Understanding Your Rights With Condemned Buildings
Taking on a condemned building these days is something akin to the old Homestead Act that the US and Australia used to have.
Back in the days when expansion was being promoted, the government wanted people taking over land to develop. Nowadays, instead of expanding into new lands, people are trying to take over condemned buildings to fix them up as investments or cheap houses to live in.
It is a complex undertaking to buy and restore a condemned building, so knowing how to navigate this world is important.
In this article, I will go over some things to be aware of when it comes to your rights regarding condemned buildings.
Also Read: What does the Future of Building Construction hold in Coming Years?
What does it mean when a Building is Condemned?
When a building has multiple housing code violations it is inspected. If an inspector decides that the building is not fit for human habitation, then it is condemned.
Even some buildings can be condemned even if there are not any violations, but things out of the owner’s control, like dangerous mold in a home.
Once a home is deemed condemned, it cannot be lived in at all. All the violations would have to be corrected before it could be occupied again. If you are already living in a condemned home, you will have to move out while these corrections are being made. If you have bought a condemned home then you will have to fix these violations and then have the house inspected before anybody can live there.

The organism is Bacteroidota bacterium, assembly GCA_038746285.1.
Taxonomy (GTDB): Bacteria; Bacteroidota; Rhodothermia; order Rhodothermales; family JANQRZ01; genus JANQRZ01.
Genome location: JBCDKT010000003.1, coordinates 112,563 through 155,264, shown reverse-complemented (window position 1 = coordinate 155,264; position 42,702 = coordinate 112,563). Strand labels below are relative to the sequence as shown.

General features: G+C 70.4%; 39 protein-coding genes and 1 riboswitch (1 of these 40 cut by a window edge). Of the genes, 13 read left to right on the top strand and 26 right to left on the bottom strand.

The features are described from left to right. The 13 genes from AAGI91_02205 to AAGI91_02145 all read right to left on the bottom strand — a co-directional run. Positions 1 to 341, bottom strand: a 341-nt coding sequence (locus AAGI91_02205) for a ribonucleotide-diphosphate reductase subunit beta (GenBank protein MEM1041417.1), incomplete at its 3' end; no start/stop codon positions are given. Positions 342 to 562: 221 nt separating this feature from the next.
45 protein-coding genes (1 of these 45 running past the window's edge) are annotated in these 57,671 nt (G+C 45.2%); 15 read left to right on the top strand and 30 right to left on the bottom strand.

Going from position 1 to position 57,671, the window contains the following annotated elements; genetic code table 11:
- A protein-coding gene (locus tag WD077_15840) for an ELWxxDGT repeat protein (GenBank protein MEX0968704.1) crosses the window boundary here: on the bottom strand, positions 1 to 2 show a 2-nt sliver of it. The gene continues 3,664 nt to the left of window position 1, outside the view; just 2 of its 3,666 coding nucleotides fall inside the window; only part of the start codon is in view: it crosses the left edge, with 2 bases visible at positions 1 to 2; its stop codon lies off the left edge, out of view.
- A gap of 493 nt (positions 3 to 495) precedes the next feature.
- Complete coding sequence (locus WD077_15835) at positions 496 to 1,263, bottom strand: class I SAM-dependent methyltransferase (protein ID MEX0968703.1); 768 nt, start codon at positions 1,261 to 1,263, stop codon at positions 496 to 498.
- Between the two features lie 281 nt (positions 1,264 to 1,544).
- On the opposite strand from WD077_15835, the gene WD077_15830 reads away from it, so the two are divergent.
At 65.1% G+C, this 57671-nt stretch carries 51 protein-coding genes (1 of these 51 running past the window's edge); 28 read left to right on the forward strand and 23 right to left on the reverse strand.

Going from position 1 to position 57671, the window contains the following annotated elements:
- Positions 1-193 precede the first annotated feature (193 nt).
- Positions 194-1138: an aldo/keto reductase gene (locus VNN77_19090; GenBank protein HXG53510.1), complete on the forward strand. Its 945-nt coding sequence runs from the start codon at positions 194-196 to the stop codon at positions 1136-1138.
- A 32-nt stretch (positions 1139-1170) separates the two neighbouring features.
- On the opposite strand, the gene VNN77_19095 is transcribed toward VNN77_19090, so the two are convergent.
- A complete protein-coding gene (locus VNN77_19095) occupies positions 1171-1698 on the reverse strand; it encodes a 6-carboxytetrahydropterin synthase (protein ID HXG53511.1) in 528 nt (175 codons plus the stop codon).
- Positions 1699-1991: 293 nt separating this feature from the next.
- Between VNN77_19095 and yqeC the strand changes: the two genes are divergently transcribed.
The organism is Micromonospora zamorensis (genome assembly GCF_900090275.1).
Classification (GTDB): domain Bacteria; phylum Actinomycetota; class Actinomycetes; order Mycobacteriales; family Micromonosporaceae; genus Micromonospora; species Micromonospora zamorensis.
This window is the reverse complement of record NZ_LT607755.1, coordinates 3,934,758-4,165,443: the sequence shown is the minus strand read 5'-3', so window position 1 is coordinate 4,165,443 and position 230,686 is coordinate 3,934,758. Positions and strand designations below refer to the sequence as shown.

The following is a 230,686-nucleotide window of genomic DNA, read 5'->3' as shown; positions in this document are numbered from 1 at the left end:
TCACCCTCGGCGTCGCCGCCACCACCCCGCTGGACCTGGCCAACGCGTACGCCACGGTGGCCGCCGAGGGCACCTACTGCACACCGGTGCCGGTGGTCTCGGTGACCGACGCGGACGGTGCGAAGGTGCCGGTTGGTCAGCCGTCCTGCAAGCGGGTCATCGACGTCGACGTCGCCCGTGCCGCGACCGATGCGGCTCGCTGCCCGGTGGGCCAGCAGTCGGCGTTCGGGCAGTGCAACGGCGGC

Eminent Domain is a Risk
There are a few potential moving parts that can complicate moving back into a house that has been condemned.
Sometimes the local or federal government has an interest in areas with lots of condemned houses and buildings. They could decide to use that blighted area to redevelop and use for something else. In this case, they could use Eminent Domain to take away these houses to use for the public good, like a highway or park.
It pays to do some research before buying a condemned house to see if the government has any interest in the land it sits on. If you already bought the house then make sure you have a good eminent domain attorney to help if there is a case.
Can you buy a condemned home?
Condemned homes are becoming increasingly popular since they offer huge discounts. Either for investment if you plan to flip the house, or for a cheap way to buy a first home, a condemned house could be a good idea.
You’ll need hard cash in hand to buy, however. Most banks don’t give mortgages on condemned homes.
If you have enough for a down payment on a livable home, then chances are that it is enough to buy a condemned home outright. Be prepared for a lot of red tape in other areas when it comes to buying one, however. The process is more complicated than buying a traditional home.